Arctic Sea Ice Extent Aug 30 2014 – Drifting Towards 1 Standard Deviation

Arctic Sea Ice Extent Aug 30 2014 – -1,022,000 sq km below the 1981-2010 mean. Data for Day 241. Data here.

arctic_Sea_Ice_Extent_Zoomed_2014_Day_241_1981-2010


arctic_Sea_Ice_Extent_2014_Day_241_1981-2010

Arctic Sea Ice Extent Aug 27 2014 – Drop of Only 18,000 Over Last 2 Days

Arctic Sea Ice Extent Aug 27 2014 – -1,069,000 sq km below the 1981-2010 mean. Data for Day 238. Data here.

Drop of Only 18,000 Over Last 2 Days. 2014 seems to be most similar to 2009 and 2013.

2009’s minimum was 5.05488 million sq km on day 255
2013’s minimum was 5.07709 million sq km on day 256

But I’m not making a prediction.


arctic_Sea_Ice_Extent_Zoomed_2014_Day_238_1981-2010


arctic_Sea_Ice_Extent_2014_Day_238_1981-2010

Aug 4 2014 Sea Ice Data — No Updates

UPDATE: Antarctic and Arctic has been published. MASIE is still one day behind.

There have been no updates to NSIDC/NOAA Antarctic Sea Ice Extent for three days. Arctic Data is late for today. And MASIE did update their data, but it is one day older than it should be.

Data is usually found here and here and here.

 

 

 

NSIDC and Antarctica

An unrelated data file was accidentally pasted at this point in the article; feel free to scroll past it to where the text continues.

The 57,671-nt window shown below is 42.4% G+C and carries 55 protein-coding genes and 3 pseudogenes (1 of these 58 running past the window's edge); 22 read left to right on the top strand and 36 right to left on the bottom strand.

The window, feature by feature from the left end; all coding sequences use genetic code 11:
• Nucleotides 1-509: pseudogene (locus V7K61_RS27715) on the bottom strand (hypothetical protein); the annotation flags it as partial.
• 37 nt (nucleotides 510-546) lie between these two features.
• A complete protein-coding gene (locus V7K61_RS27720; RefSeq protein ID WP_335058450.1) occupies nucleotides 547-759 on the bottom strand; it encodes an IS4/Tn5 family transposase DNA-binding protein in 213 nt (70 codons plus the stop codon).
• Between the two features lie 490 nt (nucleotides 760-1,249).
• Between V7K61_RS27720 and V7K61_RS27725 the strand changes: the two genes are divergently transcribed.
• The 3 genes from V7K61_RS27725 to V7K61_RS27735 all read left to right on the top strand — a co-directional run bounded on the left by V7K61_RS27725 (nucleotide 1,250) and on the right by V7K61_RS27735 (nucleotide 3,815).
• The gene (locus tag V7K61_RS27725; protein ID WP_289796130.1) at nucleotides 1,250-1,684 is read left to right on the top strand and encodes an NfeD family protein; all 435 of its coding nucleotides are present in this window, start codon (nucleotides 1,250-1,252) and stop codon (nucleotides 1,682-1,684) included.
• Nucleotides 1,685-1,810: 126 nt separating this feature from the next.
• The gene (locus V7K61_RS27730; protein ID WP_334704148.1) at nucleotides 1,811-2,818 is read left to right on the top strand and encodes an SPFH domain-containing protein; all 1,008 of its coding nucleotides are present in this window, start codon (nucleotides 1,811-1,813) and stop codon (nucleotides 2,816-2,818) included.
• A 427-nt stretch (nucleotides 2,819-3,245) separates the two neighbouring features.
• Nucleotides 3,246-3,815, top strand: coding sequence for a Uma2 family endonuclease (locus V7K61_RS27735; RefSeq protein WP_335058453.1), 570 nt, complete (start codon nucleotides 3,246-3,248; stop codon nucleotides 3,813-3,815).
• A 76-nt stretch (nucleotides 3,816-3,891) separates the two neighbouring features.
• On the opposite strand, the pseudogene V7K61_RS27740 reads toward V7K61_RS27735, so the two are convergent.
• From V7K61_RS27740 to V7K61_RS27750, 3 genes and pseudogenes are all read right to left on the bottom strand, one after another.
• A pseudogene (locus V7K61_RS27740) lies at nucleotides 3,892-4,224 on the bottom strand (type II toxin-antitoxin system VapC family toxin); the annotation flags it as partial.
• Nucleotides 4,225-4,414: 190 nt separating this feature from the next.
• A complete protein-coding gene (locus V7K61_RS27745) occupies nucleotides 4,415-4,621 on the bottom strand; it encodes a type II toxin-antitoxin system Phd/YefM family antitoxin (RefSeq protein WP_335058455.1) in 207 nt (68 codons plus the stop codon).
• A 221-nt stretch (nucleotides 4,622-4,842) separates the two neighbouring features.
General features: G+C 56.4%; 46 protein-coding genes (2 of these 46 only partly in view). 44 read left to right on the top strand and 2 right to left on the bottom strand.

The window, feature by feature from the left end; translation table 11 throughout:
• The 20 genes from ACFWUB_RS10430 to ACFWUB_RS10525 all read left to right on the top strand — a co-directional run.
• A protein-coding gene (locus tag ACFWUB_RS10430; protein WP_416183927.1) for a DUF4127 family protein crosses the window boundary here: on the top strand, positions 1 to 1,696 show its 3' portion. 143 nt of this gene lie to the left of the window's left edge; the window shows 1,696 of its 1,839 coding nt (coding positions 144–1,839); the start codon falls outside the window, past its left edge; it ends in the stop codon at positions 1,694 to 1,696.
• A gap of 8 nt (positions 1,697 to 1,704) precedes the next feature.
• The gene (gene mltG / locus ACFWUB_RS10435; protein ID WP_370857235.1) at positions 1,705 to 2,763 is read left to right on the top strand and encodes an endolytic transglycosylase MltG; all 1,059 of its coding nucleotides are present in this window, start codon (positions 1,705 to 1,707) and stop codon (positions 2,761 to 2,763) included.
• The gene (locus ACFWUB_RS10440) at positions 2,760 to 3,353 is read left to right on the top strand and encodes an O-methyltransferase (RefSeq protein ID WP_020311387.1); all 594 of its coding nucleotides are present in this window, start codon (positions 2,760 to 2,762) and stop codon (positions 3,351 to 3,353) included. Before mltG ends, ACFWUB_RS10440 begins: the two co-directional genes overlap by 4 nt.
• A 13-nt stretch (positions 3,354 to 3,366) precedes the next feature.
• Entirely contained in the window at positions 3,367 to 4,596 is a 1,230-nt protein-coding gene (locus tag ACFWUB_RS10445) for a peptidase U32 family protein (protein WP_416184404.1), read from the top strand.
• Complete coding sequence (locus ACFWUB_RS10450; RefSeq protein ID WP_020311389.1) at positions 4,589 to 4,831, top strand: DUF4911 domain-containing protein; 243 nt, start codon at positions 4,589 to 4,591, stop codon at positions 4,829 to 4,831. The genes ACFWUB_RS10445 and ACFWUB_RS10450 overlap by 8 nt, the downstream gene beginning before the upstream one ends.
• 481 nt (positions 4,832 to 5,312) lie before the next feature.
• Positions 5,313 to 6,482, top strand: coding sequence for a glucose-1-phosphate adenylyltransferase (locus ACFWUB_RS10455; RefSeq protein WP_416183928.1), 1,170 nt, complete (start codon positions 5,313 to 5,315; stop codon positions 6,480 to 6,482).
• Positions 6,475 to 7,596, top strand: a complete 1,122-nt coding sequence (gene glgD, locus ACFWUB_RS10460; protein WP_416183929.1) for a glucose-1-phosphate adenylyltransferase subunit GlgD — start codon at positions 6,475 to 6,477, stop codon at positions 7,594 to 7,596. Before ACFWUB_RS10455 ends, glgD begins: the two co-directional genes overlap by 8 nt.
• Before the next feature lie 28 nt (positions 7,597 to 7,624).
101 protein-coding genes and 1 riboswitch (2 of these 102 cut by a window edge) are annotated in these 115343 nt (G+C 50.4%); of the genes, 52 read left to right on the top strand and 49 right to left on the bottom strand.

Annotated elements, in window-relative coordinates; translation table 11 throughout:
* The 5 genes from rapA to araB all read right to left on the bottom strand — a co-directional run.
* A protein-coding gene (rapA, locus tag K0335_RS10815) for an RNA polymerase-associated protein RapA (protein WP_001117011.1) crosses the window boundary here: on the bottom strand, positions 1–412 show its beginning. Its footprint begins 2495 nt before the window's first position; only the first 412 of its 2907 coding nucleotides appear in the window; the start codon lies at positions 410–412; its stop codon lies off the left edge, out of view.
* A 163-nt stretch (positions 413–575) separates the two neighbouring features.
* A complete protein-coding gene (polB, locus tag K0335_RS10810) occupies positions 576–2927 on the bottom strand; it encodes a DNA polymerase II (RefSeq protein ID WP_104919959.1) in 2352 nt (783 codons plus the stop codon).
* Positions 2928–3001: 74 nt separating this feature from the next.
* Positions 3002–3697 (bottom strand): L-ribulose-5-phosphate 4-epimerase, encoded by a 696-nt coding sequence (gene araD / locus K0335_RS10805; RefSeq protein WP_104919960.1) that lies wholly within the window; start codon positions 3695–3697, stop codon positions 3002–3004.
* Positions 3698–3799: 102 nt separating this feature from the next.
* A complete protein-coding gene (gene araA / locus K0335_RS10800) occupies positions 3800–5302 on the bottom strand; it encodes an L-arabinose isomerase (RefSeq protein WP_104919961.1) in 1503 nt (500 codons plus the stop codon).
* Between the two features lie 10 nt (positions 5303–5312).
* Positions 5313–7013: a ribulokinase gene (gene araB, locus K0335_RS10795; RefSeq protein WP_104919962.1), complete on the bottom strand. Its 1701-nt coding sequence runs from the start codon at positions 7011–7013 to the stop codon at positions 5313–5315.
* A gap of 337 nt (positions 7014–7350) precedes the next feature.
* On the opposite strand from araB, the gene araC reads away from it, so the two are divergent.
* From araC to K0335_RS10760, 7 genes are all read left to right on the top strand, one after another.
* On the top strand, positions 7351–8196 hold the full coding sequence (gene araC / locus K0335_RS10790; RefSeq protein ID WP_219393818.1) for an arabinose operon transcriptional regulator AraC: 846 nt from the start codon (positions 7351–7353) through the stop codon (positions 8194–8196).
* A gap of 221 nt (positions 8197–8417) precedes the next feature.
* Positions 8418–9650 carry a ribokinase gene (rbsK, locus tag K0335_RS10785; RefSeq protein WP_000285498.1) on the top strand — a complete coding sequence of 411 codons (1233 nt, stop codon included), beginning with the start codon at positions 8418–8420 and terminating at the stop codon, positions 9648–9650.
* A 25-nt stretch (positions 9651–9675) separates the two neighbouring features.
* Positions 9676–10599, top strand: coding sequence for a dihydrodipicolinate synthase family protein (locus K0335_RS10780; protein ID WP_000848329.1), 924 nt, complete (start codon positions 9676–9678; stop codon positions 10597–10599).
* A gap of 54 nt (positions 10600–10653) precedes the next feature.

Update: Below I noted that “there could have been one more record”. I was right. A 3rd All-time Record for Antarctic Sea Extent was set.

On October 3rd NSIDC put out a press release on the Arctic/Antarctic Sea Ice.

Let us take a look at the comments on Antarctic  Sea Ice.

As the Arctic was reaching its minimum extent for the year, Antarctic sea ice was reaching record high levels, culminating in a Southern Hemisphere winter maximum extent of 19.47 million square kilometers (7.52 million square miles) on September 22.

Wrong. The 2012 record was 19.47 million sq km on September 22, 2012.  The 2013 record was 19.51234 million and was set on September 14th. Then the record was broken again with 19.51394 million sq km on September 21, 2013.

And looking at the graph until October 1st (when the shutdown ended the data ) there could have been one more record.

The September 2013 monthly average was also a record high, at 19.77 million square kilometers (7.63 million square miles) slightly higher than the previous record in 2012.

Wrong. The September 2013 monthly average was 19.35 million sq km which was 100,000 sq km higher than the September 2012 average of 19.25 million sq km. ”

One or two scientists claim it is because of the wind. But it could be the AMO and/or ocean temperatures. I think the wind claim is just an excuse.

In contrast to the sharp downward trend in September Arctic sea ice, Antarctic September sea ice has been increasing at 1.1 percent per decade relative to the 1981 to 2010 average.

And the anomaly at maxium was 900,000 sq km above the 1981-2010 average.

The tiny gain in Antarctica’s ice is an interesting puzzle for scientists,” said NSIDC lead scientist Ted Scambos.

Tiny Gain? The September average in 1986 was 17.69 million sq km. In 2013 it was 19.35 million sq km. That is 1.6 million sq km higher!

The rapid loss of ice in the Arctic should be ringing alarm bells for everyone.

If it wasn’t for the August 2012 Cyclone. The trend would be up from 2007.